I’ve decided how to make my next million… selling “flu” survival kits. My family was hit hard by the flu bug this week. Strangely enough, I was unprepared and realized after the fact that we had no juice, no chicken noodle soup, no freezies and no popsicles. I managed to find some jello and saltines tucked back in the cupboard, and the saving grace, a bottle of gingerale hidden in the refrigerator. It seems so silly now that I look back on it. My daycare has been in “outbreak status” since early November when several children were sent home with diarrhea. I should have considered stocking the house with “flu foods” the minute I heard the report. But instead, I simply hoped my kids wouldn’t get it. If you are a “seasoned parent” you are probably smiling in sympathy right now. I’ve learned my lesson. Just as we keep Tylenol, Advil and cough syrup in the medicine cabinet, I am now vowing to keep a “flu survival kit” properly stocked in my pantry. It’s not really rocket science, but having some simple items on hand can make a world of difference if you get taken off guard in the middle of the night, which is when it almost always seems to happen.
There are the few obvious additions to your survival kit mentioned above: Gingerale, juice, chicken broth, jello, freezies, popsicles and saltines. The main medical advice whenever you have vomiting or diarrhea is – push the fluids! One of the most immediate dangers of having the flu is becoming dehydrated – especially for young children. Having a good variety of flavors on hand is essential for the picky palate of a nauseated patient. If fluids are not appealing, then a switch to ice chips, freezies, popsicles and jello can be helpful. If you have children, you must invest in a box of “Pedialyte freezies”. Pedialyte is a drink used in hospitals to help rehydrate pediatric patients (children). It has the perfect mix of sugar and salt to help fluid get absorbed quickly, even when the stomach is irritated. They have cleverly packaged it into brightly coloured, fruit flavoured freezies to be more enticing to children. Now that is an invention worth a million. You’ll find them in most pharmacies. There aren’t cheap, but worth every penny.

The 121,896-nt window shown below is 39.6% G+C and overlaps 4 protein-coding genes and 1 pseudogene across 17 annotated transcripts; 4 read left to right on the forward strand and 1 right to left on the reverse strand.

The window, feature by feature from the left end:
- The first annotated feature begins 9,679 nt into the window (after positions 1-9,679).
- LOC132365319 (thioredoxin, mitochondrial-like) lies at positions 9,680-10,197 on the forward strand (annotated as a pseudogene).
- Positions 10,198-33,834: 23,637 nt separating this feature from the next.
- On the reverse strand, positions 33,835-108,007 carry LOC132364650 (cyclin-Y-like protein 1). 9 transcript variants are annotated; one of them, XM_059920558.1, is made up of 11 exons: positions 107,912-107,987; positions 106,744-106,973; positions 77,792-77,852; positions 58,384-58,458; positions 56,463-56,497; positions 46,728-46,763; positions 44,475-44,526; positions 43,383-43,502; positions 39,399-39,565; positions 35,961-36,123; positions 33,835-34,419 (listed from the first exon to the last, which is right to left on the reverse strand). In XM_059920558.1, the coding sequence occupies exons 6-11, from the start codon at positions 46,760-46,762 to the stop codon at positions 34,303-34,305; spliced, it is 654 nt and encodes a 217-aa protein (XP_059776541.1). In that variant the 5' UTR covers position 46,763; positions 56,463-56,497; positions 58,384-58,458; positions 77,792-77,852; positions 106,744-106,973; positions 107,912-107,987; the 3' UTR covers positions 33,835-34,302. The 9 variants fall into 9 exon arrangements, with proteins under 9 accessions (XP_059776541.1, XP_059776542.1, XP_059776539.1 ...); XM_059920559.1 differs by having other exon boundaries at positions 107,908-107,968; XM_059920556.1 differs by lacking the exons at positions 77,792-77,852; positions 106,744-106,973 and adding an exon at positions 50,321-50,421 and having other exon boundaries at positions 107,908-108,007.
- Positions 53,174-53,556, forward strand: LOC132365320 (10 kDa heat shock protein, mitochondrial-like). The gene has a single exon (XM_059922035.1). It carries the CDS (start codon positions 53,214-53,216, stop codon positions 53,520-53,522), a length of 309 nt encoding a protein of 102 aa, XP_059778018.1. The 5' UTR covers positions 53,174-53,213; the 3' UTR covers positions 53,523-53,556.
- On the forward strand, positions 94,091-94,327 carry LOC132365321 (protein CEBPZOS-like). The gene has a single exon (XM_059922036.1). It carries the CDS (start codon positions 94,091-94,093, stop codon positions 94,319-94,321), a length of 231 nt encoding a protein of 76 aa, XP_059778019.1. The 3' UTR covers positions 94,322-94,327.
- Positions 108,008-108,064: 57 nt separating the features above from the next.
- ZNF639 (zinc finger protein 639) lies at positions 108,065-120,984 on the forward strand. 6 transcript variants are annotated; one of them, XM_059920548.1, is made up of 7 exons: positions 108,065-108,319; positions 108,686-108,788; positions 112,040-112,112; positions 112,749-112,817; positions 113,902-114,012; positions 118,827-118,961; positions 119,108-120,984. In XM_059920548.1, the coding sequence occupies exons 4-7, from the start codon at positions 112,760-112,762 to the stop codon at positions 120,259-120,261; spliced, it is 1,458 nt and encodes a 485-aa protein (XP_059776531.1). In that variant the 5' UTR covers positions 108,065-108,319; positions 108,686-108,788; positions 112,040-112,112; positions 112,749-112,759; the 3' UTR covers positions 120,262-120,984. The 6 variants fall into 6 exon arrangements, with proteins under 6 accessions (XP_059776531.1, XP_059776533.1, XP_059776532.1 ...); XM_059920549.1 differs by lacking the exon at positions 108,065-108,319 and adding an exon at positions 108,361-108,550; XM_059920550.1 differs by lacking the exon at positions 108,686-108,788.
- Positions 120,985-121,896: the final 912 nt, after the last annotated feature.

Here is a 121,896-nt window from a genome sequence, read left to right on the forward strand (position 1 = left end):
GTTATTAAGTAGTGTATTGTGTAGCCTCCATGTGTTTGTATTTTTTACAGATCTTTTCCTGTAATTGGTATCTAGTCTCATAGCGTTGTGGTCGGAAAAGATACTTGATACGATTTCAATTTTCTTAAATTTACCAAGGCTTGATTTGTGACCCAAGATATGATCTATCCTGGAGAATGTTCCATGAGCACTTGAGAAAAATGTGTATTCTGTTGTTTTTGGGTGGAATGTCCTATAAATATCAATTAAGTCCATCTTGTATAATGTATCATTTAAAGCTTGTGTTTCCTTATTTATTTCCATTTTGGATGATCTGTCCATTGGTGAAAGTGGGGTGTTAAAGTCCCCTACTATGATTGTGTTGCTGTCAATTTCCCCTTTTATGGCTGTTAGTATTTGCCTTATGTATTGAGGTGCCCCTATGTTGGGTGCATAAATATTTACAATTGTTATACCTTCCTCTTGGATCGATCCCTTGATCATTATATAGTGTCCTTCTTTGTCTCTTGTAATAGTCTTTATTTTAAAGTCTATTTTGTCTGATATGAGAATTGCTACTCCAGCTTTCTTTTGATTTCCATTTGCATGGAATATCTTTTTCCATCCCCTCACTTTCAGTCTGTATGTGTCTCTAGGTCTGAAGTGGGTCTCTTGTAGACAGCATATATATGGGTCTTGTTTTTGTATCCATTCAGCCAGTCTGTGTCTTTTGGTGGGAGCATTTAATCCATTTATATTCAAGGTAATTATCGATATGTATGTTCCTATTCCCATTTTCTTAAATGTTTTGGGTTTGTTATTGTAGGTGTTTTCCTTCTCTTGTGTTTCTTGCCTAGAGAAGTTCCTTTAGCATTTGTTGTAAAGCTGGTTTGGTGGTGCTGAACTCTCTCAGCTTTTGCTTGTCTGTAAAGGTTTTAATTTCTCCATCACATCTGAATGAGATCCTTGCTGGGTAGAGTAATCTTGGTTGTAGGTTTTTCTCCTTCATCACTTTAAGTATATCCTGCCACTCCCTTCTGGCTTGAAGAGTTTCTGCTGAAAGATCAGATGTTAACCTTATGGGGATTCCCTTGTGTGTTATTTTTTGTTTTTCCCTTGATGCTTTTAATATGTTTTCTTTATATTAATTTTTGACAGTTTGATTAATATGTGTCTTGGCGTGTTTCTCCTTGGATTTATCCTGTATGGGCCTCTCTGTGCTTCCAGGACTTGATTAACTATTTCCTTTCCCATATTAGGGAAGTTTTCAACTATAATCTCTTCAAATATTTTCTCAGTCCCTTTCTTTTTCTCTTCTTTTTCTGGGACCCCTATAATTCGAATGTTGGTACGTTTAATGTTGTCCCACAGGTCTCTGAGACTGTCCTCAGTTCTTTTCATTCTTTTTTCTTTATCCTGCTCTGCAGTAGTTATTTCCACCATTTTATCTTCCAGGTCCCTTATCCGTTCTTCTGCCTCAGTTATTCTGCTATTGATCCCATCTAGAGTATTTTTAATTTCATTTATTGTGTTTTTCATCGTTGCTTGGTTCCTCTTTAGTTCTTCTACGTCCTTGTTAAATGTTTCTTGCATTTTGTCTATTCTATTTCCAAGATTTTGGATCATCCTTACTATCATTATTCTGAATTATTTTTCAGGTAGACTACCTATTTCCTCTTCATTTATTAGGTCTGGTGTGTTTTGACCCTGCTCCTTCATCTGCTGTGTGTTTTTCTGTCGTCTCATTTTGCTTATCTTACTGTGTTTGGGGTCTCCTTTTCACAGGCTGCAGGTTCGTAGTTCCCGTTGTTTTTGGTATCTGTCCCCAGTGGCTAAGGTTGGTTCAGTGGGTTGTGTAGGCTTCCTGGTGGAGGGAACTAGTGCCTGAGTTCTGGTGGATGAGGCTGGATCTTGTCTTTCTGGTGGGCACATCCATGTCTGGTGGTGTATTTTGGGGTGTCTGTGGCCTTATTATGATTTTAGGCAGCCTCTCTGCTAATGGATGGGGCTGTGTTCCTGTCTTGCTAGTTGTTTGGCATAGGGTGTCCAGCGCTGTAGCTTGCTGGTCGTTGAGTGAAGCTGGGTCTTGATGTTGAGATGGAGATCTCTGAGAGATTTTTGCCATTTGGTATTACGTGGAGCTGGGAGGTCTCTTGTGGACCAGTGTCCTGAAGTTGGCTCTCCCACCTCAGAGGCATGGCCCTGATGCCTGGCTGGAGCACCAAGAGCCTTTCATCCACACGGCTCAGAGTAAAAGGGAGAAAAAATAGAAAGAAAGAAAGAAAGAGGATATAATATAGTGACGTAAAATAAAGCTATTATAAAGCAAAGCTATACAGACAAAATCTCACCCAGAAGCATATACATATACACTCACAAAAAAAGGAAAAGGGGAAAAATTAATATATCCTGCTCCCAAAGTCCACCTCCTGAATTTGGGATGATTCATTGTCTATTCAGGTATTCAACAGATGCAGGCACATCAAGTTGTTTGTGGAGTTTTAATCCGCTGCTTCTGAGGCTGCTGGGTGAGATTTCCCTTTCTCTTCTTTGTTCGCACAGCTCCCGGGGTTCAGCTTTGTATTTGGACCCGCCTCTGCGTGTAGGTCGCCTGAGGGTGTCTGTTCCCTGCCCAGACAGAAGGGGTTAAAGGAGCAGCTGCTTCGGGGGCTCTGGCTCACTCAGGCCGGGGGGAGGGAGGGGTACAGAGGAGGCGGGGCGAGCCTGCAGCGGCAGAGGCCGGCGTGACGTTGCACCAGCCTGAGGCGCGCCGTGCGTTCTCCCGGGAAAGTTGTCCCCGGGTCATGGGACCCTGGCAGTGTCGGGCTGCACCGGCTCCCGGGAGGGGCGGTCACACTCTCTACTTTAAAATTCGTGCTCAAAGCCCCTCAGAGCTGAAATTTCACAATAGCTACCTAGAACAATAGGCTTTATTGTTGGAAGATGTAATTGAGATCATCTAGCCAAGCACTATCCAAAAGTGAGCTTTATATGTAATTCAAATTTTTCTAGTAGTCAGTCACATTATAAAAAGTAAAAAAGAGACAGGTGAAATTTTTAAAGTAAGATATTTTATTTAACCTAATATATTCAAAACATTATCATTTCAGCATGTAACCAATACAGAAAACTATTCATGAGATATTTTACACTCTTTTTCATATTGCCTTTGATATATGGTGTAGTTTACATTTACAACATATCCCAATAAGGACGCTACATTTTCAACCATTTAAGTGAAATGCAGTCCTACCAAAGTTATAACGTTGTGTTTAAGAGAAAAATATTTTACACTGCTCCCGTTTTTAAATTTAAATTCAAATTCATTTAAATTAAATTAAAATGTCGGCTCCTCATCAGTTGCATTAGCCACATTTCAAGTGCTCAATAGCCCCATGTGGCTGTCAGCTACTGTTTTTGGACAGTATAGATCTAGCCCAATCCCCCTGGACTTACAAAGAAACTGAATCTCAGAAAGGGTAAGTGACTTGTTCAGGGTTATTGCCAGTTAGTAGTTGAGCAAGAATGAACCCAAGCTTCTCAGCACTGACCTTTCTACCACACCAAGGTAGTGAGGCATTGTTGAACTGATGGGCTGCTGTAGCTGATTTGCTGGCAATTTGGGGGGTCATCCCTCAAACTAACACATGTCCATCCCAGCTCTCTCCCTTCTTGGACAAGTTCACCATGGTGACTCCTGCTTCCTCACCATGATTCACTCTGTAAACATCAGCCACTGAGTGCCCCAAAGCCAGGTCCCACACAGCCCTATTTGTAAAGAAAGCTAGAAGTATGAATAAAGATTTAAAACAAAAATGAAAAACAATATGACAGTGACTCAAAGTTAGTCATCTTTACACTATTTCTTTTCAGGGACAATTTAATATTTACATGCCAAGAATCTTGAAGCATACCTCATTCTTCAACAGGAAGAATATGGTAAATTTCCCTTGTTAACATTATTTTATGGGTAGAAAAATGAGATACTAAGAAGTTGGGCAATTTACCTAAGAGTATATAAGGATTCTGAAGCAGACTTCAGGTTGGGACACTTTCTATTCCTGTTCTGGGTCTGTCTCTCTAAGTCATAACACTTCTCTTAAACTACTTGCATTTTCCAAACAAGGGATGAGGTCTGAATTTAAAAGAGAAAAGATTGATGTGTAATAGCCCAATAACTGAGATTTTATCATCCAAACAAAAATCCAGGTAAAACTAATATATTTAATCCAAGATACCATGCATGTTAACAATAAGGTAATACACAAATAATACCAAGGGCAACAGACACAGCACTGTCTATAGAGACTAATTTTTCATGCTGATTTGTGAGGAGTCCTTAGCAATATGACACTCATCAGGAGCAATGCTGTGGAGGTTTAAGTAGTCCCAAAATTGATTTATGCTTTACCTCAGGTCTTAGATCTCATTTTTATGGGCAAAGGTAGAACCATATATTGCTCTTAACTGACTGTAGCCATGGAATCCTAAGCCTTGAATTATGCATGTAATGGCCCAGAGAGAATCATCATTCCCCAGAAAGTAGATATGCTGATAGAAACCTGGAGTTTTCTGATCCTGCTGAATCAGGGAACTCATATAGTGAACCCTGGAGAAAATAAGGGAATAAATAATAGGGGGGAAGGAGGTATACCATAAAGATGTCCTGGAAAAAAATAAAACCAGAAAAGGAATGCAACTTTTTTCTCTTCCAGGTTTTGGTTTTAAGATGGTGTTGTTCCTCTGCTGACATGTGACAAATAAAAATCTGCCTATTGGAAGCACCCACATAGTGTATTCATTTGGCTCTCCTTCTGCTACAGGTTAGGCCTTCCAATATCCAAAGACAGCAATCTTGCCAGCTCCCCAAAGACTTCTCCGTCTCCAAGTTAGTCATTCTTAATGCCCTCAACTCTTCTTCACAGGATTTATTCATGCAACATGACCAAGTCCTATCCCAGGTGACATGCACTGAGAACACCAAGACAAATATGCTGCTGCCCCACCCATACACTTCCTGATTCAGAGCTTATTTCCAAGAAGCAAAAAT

Gatorade is another smart beverage to keep in your “flu kit”. This sport drink also has a balance of easy to digest sugar and salt to aid absorption. An electrolyte drink is actually better than drinking plain water to rehydrate when you are sick. The sugar acts as a fuel to “pump” the salt into your cells and the water then follows by osmosis. More information than you probably need, however it helps to know there is a scientific reason why products like Gatorade and Pedialyte work.
On the opposite spectrum there are a few fluids to avoid if you are fighting the flu. Avoid coffee if possible. Coffee is a stomach irritant as well as a source of caffeine. Even though it may be a comfort beverage for you, in times of illness it may exacerbate the diarrhea, nausea and dehydration. Tea is much more soothing and lower in caffeine. A good substitute until you are back on your feet.
For kids and adults, you may want to delay the reintroduction of milk products until symptoms calm down. Milk contains a carbohydrate called lactose that can be difficult to break down when the stomach has been irritated. You can end up with some gas, bloating and even diarrhea if you take too much dairy too quickly after stomach flu. A suitable alternative in the meantime is fortified soy milk. It has all the calcium, vitamin D and protein with none of the lactose. So don’t make the same mistake I made. Most of the “Flu survival kit” items mentioned above are non-perishable and easy to hide away until needed. Similar to carrying an umbrella on cloudy days – if you’re prepared, maybe it won’t rain on you.